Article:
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Digital Heritage - A Pomor Museum in VR


Digital Heritage: Pomor museum in VR format

Presentation of the project by initiators of the project; Oleg Khadartsev and Zhanna Guzenko from Friday Milk / Uncapitals (Murmansk): Friday 18 Oct, 15:45 hrs, Harstad Cinema, screen 2

VR installation in the Harstad Cinema foyer throughout the festiaval.

Uncapitals: Digital Heritage

VR installation

‘Digital Heritage’ is a collective art-project where the team of young artists and cultural workers get aсquainted with the old Pomor traditions, history and culture. During art residency in September 2017 to Onega (Russia), the project team created a concept for digital version of Pomor museum by rethinking the information from encyclopaedias and live material. Five virtual spaces resemble museum halls: there is an entrance area, overview halls, exhibition halls, devoted to the traditions and household, and a guestbook room.

The project is on the verge of imagination and reality, it is a mix of historical facts and mythology, the newest technologies and art, the contemporary pop-culture and traditional Pomor way of living.

More about the project:

Description of the virtual rooms:

The Entrance

Instead of a hall, a ticket counter and a security, who is usually checking your stuff, you will see the warm light of the Russian oven. It represents the heart of Pomor culture - the object you will return to constantly. The hearth gives a lot of possibilities, but you have to keep the fire alive. To move to the next room, just take a log and throw it into the fire. Each room has its own totem: Pomor panka doll, a letter, a gun and Pomor calendar.

“Pomor calendar”

A calendar has always helped people to arrange their activity with regards to time and space.

Interaction with nature, especially with mysterious and severe nature of the Russian North, formed not only customs and traditions, but a way of perception. Arkhangelsk region, or Pomor land, is famous for its fishermen, but what is more important, it is a point of myths and legends concentration, which constitute the world outlook of the Northern people. Exploring and contemplating the echoes of the past in the reflection of the present is only possible if one throws a stone or a sphere into the sea and dives down.

“The Gun”

If we are talking about Pomor household reconstruction, we can concentrate our attention onfishing methods, types of hangers and knots. But can we understand the feelings of the fisherman when he is standing on thin ice? Can we understand what it means to spend time mostly with people that have only one thing in common - the urge to get food for their families? The hall which has a gun as a totem uses the imitation of a game and reconstructs the emotional background of person who has to kill every day to survive.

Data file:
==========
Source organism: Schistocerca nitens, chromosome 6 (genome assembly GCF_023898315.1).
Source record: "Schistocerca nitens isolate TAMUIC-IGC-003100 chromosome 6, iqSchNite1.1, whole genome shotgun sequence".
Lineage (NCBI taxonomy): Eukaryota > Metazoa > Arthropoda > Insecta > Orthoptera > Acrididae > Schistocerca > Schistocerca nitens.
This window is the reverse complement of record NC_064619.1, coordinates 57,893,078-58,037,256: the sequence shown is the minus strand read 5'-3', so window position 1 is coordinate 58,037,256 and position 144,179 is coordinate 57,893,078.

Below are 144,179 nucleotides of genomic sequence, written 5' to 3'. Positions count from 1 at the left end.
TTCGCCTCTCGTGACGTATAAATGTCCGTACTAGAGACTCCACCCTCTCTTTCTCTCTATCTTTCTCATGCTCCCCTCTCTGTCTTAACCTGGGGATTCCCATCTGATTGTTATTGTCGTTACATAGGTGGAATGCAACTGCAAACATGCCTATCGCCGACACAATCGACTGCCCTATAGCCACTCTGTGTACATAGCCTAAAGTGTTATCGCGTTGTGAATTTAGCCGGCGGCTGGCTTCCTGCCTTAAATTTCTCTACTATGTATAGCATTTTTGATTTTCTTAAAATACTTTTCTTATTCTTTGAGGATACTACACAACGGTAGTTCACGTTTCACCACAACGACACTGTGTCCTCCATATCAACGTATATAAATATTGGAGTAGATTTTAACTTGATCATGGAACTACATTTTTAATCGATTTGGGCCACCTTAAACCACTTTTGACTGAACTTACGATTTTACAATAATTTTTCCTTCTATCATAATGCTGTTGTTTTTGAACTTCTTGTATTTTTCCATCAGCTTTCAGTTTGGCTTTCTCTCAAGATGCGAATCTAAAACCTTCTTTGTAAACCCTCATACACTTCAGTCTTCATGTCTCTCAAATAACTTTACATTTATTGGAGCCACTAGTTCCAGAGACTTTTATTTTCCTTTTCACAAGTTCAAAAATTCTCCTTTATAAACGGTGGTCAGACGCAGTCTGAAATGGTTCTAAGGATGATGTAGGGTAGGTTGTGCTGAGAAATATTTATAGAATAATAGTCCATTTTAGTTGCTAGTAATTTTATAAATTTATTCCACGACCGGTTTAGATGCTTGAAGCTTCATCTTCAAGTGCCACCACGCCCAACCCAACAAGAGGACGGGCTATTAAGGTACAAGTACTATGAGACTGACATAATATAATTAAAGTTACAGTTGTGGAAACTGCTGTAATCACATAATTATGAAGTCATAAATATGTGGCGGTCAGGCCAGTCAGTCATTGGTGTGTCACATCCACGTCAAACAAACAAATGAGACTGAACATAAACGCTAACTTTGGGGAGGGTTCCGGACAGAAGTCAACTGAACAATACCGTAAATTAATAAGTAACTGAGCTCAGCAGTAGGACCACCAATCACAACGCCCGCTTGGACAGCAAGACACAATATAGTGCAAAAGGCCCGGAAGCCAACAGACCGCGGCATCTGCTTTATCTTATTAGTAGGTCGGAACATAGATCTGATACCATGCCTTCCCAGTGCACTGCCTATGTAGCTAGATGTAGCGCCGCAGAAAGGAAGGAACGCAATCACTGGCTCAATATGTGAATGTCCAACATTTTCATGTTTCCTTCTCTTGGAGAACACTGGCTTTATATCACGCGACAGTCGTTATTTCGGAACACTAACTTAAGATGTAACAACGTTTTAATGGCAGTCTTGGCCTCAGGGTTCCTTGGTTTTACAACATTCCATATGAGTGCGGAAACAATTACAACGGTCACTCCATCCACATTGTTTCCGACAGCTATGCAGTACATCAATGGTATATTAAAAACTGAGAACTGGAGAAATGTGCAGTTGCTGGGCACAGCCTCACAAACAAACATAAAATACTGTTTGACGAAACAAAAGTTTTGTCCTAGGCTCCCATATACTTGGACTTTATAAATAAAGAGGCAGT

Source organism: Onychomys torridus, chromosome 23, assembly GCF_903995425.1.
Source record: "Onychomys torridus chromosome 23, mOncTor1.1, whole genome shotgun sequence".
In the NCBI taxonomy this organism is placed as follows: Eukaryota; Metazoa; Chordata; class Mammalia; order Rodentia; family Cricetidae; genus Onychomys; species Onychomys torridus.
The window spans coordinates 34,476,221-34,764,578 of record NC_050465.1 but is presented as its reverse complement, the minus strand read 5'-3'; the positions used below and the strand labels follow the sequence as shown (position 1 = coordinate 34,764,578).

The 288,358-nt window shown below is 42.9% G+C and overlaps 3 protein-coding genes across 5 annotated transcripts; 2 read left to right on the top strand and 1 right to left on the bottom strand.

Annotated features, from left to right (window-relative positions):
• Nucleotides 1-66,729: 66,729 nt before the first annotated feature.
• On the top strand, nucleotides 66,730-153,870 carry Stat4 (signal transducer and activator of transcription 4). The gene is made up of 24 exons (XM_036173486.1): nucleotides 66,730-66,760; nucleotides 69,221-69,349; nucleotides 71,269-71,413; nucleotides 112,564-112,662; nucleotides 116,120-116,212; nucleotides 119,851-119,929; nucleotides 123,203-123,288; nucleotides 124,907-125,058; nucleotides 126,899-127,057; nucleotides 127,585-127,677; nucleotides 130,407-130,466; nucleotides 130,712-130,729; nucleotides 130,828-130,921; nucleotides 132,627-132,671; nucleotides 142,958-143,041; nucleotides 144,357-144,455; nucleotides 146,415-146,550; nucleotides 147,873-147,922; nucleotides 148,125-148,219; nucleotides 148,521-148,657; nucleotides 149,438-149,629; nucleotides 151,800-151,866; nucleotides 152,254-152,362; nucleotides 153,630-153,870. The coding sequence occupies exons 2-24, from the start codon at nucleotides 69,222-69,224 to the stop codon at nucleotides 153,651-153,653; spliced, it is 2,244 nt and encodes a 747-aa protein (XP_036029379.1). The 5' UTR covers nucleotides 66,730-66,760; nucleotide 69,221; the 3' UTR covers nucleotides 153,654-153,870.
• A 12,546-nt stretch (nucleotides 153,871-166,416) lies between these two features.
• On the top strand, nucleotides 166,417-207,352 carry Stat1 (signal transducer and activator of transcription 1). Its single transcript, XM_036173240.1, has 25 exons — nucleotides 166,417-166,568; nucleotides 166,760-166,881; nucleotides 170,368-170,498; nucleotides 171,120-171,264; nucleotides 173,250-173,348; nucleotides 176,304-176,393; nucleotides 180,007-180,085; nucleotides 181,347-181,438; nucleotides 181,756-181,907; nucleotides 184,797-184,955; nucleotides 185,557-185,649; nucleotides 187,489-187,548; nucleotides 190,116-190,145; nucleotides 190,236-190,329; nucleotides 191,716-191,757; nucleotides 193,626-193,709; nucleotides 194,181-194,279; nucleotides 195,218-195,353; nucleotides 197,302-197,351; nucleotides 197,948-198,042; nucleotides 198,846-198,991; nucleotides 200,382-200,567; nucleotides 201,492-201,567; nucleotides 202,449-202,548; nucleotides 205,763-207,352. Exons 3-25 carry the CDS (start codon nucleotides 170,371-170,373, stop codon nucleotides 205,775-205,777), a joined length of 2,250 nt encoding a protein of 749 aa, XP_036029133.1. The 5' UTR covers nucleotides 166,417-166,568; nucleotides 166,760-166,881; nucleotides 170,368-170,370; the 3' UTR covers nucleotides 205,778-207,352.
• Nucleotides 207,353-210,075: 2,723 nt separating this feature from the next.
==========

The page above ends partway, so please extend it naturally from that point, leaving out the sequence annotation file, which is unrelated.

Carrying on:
“Pomor panka doll”

Panka (something like a toy, a thing to entertain you, or an idol) becomes a symbol of a room, devoted to Pomor traditions. Such an ambivalence in the meaning explains the multiplicity of traditions, which change from village to village. Creators of the room would like you to pay attention to the way values were inherited: stories were passed by word of mouth, from the elders to the youngsters. Feel like a child in the cradle, listening to the stories of your grandfather. And today Alexandr Porfirievich from Vorzogory village will play the role of your grandfather.

“The Letter”

The part you will see within the current installation is just the top of the iceberg: there are a lot of untold stories and unexpressed feelings before us. The guestbook becomes an equally important hall as all the other ones: leave your impressions here or tell us your story.

Project team members:

Alexandr Timofeev (RU), 3D model specialist, VR developer

Andrey Isaev (RU), coder

Andrey Larin (RU), coder, UI\UX designer

Anna Potashova (RU), communication specialist

Anton Smirnov (RU), project manager

Ekaterina Tolkacheva (RU), journalist, photographer

Fredrik Einevoll (NO), sound designer

Havard Christensen (NO), coder, VR developer, digital producer

Inna Fedorova (RU), project manager

Kamen Zlatev (SE), coder, VR developer, artist

Ludmila Buzova (RU), art critic

Malin Sternesjö (SE), coder, Illustrator, artist

Maria Sarycheva (RU), guest curator

Oleg Khadartsev (RU), project leader

Olga Dushicheva (RU), designer, illustrator

Pavel Mikhalovskii (RU), coder, IT-developer

Philipp Guzeev (RU), coder, IT-developer, artist

Sergey Shafransky (RU), sound producer

Slava Krasnov (RU), project manager

Taisa Sevenard (RU), VR developer, artist

Torje Spilde (NO), sound producer

Zhanna Guzenko (RU), project producer


Facts about connection between the Pomors, Norwegians and Sami:

Pomor trade or Russian trade is the term for a trade link between the Pomors in northwestern Russia and the people along the coast of northern Norway, as far south as Bodø. This trade took place from 1740 until the Russian revolution in 1917.

The Pomor trade was basically a barter trade between people in the northern regions, with grain products from Russia against fish from Northern Norway as the main commodity. Eventually this developed into a money trade, and in fact the ruble was used as currency in several places in Northern Norway. The Pomor trade was of great importance to the Norwegians, Sami and Russians. The trade took place as Russian Pomors from the Kvitsjøte and Kolah peninsula came sailing to fjord settlements and trading places along the coast of Northern Norway. The Pomors were skilled traders and seafarers, and they also explored the areas around The White Sea. In addition to sailing west with trade goods, they also established a trade route east past the Ural Mountains to northern Siberia. - Wikipedia